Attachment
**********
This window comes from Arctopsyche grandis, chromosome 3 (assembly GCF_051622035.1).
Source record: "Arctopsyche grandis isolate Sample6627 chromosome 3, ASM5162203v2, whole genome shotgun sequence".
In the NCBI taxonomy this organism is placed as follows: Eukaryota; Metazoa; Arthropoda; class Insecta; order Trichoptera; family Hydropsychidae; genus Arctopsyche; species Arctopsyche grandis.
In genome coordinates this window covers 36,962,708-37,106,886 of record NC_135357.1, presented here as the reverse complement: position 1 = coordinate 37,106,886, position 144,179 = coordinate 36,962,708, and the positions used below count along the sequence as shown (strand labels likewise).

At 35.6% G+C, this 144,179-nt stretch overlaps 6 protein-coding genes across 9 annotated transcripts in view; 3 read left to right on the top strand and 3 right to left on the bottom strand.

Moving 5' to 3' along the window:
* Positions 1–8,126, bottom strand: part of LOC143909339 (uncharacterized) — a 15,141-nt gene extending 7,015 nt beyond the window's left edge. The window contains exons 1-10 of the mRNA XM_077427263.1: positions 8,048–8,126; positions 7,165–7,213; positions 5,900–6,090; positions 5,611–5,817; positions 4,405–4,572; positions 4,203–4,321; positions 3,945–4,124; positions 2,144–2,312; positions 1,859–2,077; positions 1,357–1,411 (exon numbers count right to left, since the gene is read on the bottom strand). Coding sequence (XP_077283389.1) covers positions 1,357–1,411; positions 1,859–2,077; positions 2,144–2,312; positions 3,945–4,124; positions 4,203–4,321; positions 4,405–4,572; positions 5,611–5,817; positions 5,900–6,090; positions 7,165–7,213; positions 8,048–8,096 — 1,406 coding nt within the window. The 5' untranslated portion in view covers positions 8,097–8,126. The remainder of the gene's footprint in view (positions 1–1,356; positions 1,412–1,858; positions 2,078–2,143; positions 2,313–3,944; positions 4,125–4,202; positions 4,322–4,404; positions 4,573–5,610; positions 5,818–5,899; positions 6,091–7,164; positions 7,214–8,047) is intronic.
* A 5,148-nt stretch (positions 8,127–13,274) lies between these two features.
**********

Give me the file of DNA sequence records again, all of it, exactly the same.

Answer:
This window comes from Arctopsyche grandis, chromosome 3 (assembly GCF_051622035.1).
Source record: "Arctopsyche grandis isolate Sample6627 chromosome 3, ASM5162203v2, whole genome shotgun sequence".
In the NCBI taxonomy this organism is placed as follows: Eukaryota; Metazoa; Arthropoda; class Insecta; order Trichoptera; family Hydropsychidae; genus Arctopsyche; species Arctopsyche grandis.
In genome coordinates this window covers 36,962,708-37,106,886 of record NC_135357.1, presented here as the reverse complement: position 1 = coordinate 37,106,886, position 144,179 = coordinate 36,962,708, and the positions used below count along the sequence as shown (strand labels likewise).

At 35.6% G+C, this 144,179-nt stretch overlaps 6 protein-coding genes across 9 annotated transcripts in view; 3 read left to right on the top strand and 3 right to left on the bottom strand.

Moving 5' to 3' along the window:
* Positions 1–8,126, bottom strand: part of LOC143909339 (uncharacterized) — a 15,141-nt gene extending 7,015 nt beyond the window's left edge. The window contains exons 1-10 of the mRNA XM_077427263.1: positions 8,048–8,126; positions 7,165–7,213; positions 5,900–6,090; positions 5,611–5,817; positions 4,405–4,572; positions 4,203–4,321; positions 3,945–4,124; positions 2,144–2,312; positions 1,859–2,077; positions 1,357–1,411 (exon numbers count right to left, since the gene is read on the bottom strand). Coding sequence (XP_077283389.1) covers positions 1,357–1,411; positions 1,859–2,077; positions 2,144–2,312; positions 3,945–4,124; positions 4,203–4,321; positions 4,405–4,572; positions 5,611–5,817; positions 5,900–6,090; positions 7,165–7,213; positions 8,048–8,096 — 1,406 coding nt within the window. The 5' untranslated portion in view covers positions 8,097–8,126. The remainder of the gene's footprint in view (positions 1–1,356; positions 1,412–1,858; positions 2,078–2,143; positions 2,313–3,944; positions 4,125–4,202; positions 4,322–4,404; positions 4,573–5,610; positions 5,818–5,899; positions 6,091–7,164; positions 7,214–8,047) is intronic.
* A 5,148-nt stretch (positions 8,127–13,274) lies between these two features.